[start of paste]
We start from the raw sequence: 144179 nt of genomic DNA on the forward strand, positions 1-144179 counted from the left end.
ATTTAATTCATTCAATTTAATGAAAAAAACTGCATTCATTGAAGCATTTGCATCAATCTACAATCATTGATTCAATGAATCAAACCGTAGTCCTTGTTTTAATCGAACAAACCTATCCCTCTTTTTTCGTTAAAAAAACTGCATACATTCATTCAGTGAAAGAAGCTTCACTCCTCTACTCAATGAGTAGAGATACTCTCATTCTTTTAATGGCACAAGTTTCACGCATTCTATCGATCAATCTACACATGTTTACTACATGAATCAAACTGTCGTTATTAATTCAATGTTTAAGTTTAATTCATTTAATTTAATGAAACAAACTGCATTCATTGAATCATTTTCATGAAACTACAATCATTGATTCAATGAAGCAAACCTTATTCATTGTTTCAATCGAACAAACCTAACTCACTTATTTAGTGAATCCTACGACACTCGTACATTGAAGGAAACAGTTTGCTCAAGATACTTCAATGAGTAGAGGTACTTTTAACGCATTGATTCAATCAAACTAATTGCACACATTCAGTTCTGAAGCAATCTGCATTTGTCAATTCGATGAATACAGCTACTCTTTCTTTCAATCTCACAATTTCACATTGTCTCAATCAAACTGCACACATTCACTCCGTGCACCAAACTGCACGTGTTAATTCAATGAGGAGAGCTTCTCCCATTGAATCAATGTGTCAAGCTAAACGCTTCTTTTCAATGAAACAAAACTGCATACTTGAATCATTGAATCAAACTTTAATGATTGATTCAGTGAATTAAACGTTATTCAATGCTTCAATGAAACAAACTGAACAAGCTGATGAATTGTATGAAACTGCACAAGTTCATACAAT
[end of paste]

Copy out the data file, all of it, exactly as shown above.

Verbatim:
We start from the raw sequence: 144179 nt of genomic DNA on the forward strand, positions 1-144179 counted from the left end.
ATTTAATTCATTCAATTTAATGAAAAAAACTGCATTCATTGAAGCATTTGCATCAATCTACAATCATTGATTCAATGAATCAAACCGTAGTCCTTGTTTTAATCGAACAAACCTATCCCTCTTTTTTCGTTAAAAAAACTGCATACATTCATTCAGTGAAAGAAGCTTCACTCCTCTACTCAATGAGTAGAGATACTCTCATTCTTTTAATGGCACAAGTTTCACGCATTCTATCGATCAATCTACACATGTTTACTACATGAATCAAACTGTCGTTATTAATTCAATGTTTAAGTTTAATTCATTTAATTTAATGAAACAAACTGCATTCATTGAATCATTTTCATGAAACTACAATCATTGATTCAATGAAGCAAACCTTATTCATTGTTTCAATCGAACAAACCTAACTCACTTATTTAGTGAATCCTACGACACTCGTACATTGAAGGAAACAGTTTGCTCAAGATACTTCAATGAGTAGAGGTACTTTTAACGCATTGATTCAATCAAACTAATTGCACACATTCAGTTCTGAAGCAATCTGCATTTGTCAATTCGATGAATACAGCTACTCTTTCTTTCAATCTCACAATTTCACATTGTCTCAATCAAACTGCACACATTCACTCCGTGCACCAAACTGCACGTGTTAATTCAATGAGGAGAGCTTCTCCCATTGAATCAATGTGTCAAGCTAAACGCTTCTTTTCAATGAAACAAAACTGCATACTTGAATCATTGAATCAAACTTTAATGATTGATTCAGTGAATTAAACGTTATTCAATGCTTCAATGAAACAAACTGAACAAGCTGATGAATTGTATGAAACTGCACAAGTTCATACAAT